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Library, Museum, or Archive?

Libraries, museums, and archives seem rather similar, but they each serve a different purpose. Howard Besser explained it best in their February 2004 report to the Canadian Heritage Information Network:

Though libraries, museums, and archives all look like similar repositories housing cultural resources, there are some fundamental differences in mission, in what is collected, in how works are organized, and in how the institution relates to its users.

The traditional library is based upon the individual item, but it is generally no[t] unique. Archives manage groups of works and focus on maintaining a particular context for the overall collection, Museums collect specific objects and provide curatorial context for each of them. These distinctions of the fundamental unit that is collected and why affect each institution’s acquisition policy, cataloging, preservation, and presentation to the public. 

Most people are familiar with libraries and museums, so here we will focus on archives. There are many different types of archives (government, family, digital, music, etc...), but at their core they all function the same. They function as a place in which records of events are kept and are a place where "people can go to gather firsthand facts, data, and evidence from letters, reports, notes, memos, photographs, and other primary sources" (What's an archives, n.d.). Personal archives are just as important as National Archives, but they serve a small subset of people -- mainly your family-- whereas the National Archives serves as a resource for the entire United States and beyond.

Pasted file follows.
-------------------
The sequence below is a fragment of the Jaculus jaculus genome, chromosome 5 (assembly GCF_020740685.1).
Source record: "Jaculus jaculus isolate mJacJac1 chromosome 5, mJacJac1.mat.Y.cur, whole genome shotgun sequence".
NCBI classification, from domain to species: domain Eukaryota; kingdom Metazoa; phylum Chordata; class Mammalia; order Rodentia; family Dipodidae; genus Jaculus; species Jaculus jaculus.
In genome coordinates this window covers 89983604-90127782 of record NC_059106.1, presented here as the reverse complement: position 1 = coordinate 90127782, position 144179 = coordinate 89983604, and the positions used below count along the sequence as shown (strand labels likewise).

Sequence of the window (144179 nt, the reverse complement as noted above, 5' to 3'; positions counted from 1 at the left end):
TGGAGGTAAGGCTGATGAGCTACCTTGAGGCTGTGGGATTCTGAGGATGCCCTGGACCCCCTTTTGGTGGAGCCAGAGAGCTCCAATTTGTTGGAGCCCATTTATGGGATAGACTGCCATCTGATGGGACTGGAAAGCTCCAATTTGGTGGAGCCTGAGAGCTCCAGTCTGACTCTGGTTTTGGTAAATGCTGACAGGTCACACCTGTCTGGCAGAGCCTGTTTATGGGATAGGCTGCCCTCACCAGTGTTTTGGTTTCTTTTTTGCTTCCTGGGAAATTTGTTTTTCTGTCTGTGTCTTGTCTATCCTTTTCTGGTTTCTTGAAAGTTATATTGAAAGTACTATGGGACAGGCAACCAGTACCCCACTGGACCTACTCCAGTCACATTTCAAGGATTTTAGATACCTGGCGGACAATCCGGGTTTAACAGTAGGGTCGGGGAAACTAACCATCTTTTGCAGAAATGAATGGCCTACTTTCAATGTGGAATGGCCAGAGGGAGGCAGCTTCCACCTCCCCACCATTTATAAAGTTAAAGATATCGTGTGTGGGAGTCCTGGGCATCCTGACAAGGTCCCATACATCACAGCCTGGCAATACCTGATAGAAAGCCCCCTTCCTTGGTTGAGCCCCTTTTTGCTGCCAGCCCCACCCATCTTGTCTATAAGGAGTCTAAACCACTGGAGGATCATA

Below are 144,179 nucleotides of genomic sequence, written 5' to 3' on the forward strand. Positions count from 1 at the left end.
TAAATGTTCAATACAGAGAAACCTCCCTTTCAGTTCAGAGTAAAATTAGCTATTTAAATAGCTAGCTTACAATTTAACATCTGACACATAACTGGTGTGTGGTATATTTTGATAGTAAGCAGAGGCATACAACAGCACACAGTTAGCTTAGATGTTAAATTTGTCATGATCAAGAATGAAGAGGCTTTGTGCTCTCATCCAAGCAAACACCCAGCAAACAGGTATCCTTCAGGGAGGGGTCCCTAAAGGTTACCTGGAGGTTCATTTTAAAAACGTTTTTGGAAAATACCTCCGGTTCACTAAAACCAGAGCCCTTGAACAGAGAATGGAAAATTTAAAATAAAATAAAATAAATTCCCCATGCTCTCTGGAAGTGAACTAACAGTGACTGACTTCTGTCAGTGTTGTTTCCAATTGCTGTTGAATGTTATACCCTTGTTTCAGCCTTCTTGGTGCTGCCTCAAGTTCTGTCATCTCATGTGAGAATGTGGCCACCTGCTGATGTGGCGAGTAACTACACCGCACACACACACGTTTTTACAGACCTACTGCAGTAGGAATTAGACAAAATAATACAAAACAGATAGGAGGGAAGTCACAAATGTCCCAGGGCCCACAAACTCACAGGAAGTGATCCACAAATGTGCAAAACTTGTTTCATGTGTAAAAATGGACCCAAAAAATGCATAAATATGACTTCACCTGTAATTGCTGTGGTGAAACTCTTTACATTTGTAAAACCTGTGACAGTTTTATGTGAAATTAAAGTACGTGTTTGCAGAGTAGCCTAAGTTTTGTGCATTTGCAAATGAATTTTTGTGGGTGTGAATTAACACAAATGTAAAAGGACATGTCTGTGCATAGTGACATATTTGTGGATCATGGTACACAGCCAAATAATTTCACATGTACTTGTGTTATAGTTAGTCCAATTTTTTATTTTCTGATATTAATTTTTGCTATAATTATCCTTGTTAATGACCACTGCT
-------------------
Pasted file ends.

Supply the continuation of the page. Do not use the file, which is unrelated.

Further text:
Archival Collections of the Pacific Northwest


1. The organized body of non- current records made or received in connection with the transaction of its affairs by a government or a government agency, institution, organization, or other corporate body and the personal papers of a family or individual, which are preserved because of their enduring value. 2. The agency responsible for selecting, preserving, and making available such materials. 3. The repository itself. in American usage, the term “archives” is a collective noun, though the form “archive” is increasingly seen (Levine-Clark & Dean, 2013, p. 15).


Are "selected, arranged, described, and preserved according to the principles of provenance (referring to the creator of the record whether individual, family, or institution) and original order (records are maintained in the order in which they were maintained by their creator). Through these principles, archives ensure the authenticity, reliability, and evidential value of the records that they are charged with preserving for posterity" (Mattock, et al., 2018).


1. The person in charge of an archival repository. 2. a person responsible for any of the tasks engaged in archival work, including accessioning, appraisal, arrangement, description, disposition, exhibition, preservation, and reference services (Levine-Clark & Dean, 2013, p. 15).

Digital archive:

A collection of digital objects, typically centered on a common theme, and intended to preserve and provide access over time. Content of digital archives can be either born digital or scanned. Synonymous with digital library, digital repository, and repository (Levine-Clark & Dean, 2013, p. 85).


  • A place where people can go to learn. Most museums have exhibits and collections. These institutions may be nonprofits or run for profit. They may have large or small staffs, or they may rely completely on volunteers. The generally accepted idea of a museum, according to such organizations as the American Association of Museums and the International Council on Museums, is a place where people can see and learn about things. This often is described as public service through education. Through museums' collections, humankind may interpret the world and learn more about itself (Campbell, 2020).


Besser, H. (2004, February). The museum-library-archive. Canadian Heritage Information Network 

Campbell, J. (2020). Museum. Salem Press Encyclopedia 

Levine-Clark, M. & Dean, T.C. (2013). ALA Glossary of Library and Information Science (4th ed.). ALA Editions.

Mattock, L.K., Theisen, C., & Burek Pierce, J. (2018). A case for digital squirrels: Using and preserving YouTube for popular culture research. First Monday23(1). doi:

What's an archives? (n.d.). U.S. National Archives and Record Administration. 

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